• Trade corridors. This key element of economic growth policy across the globe:
    • Facilitates trade within and enable trade beyond a given geography.
    • Enables connected local communities to establish and maintain the capacity (infrastructure and resources) and capability (knowledge and skills) to generate sustainable socio economic growth. This has to have an inclusive focus.
    • Promotes streams of products, services and information moving within and through communities across a given geography.

Northern Gateways seeks to formalise the Pan Northern Agenda through a Secretariat and Common interest networks of core sectors, Corporates and SMEs.

How is Northern Gateways relevant to Transformational Logistics?

Trade corridors describe routes between inland urban conurbations, industrial clusters and ports; local and national or global markets. Trade corridors act as a catalyst for the resources needed to maximise value addition, optimise aggregate costs and, create the environment to enable goals to be reached.

Northern Gateways will seek to champion and promote beyond the UK through the indentification and development of common purpose initiatives with other trade corridors worldwide. This responds to a wider global conteXT:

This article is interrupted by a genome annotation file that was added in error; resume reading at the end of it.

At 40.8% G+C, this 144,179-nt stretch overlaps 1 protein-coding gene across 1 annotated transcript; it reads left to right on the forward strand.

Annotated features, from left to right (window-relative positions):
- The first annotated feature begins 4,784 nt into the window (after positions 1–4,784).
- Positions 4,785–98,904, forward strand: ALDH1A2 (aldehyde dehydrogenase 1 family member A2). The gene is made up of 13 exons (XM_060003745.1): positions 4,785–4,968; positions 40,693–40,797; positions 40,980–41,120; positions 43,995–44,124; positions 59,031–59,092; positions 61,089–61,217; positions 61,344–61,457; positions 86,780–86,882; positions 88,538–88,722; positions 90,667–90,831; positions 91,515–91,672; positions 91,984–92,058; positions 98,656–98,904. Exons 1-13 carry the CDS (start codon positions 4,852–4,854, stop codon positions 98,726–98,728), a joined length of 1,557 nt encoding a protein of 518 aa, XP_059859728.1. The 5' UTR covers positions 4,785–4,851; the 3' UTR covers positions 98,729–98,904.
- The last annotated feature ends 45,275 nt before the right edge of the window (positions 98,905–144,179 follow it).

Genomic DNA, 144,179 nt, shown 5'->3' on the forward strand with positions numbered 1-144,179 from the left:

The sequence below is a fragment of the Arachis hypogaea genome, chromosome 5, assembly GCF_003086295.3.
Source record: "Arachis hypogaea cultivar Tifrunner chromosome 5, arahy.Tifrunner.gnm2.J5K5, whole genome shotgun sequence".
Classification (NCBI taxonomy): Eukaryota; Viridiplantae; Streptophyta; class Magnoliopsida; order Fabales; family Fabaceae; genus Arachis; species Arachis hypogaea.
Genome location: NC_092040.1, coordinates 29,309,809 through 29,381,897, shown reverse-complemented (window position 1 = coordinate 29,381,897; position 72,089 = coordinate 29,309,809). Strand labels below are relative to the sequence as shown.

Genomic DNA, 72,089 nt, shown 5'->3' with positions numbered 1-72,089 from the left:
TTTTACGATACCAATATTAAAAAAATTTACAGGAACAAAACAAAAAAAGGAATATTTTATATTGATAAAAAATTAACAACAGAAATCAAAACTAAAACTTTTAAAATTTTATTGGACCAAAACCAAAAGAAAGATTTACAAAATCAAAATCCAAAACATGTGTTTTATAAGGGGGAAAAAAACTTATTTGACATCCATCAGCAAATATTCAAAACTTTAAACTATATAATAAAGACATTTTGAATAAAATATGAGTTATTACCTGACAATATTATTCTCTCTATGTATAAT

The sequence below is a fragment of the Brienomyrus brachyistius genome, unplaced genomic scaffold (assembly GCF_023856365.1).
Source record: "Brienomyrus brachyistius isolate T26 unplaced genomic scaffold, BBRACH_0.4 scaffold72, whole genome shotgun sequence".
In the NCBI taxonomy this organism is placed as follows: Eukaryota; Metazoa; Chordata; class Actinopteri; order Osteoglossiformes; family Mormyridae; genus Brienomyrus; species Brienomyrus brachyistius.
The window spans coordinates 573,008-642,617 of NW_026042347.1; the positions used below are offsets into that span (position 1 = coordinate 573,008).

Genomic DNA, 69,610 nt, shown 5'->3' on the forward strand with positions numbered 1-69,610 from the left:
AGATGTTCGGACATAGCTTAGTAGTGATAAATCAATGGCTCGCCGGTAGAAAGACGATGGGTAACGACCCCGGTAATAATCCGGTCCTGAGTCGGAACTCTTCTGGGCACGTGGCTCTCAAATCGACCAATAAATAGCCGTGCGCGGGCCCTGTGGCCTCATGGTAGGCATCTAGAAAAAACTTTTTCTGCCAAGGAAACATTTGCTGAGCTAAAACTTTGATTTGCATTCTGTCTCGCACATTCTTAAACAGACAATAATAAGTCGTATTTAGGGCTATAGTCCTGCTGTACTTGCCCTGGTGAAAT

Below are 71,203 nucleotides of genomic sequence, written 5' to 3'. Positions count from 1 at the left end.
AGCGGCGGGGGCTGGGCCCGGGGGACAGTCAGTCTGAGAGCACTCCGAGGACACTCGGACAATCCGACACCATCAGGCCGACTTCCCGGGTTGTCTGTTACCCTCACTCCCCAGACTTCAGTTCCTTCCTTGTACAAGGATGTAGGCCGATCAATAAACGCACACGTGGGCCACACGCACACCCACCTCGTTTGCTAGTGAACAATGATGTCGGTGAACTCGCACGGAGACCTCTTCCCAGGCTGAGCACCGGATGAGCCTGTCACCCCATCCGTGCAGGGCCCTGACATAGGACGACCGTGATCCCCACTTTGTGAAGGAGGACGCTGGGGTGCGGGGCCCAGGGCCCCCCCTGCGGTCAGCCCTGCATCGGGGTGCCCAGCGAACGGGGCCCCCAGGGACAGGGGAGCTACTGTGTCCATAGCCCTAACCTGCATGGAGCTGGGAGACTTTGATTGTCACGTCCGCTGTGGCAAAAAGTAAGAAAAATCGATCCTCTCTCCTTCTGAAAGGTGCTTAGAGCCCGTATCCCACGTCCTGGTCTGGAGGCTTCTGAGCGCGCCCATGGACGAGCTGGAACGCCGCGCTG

Demography. As we move from 6 to 10 billion global population by 2050 the shape of living shifts.

  • Urbanisation: In 2010, urban overtook rural population for the first time. By 2050 this will reach 75 per cent.
  • City Regions: By 2050, over 65 per cent of urban population will concentrate around 50 City Regions.
  • Sustainability. We need to look beyond a narrow resource hungry focus on growth and profitability.
  • Connectivity. The winners will be those City Regions that adapt and build effective and efficient internal and external connectivity.
  • Inclusiveness. A widening gap between livelihoods and lifestyles is undermining sustainability in everything from energy to community cohesion. This is as true of the North South divide in the UK as it is worldwide.
  • Competition. Recent decades have witnessed a concentration of market share and profitability in key sectors around less than ten global players. In parallel, job creation and growth has been generated by small firms of under 50 employees. We need to shift from a better, cheaper and ever faster set of supply chains with a focus on developing world monopolies to a more sustainable set of inclusive value streams. After all, the term chain has other connotations in Africa.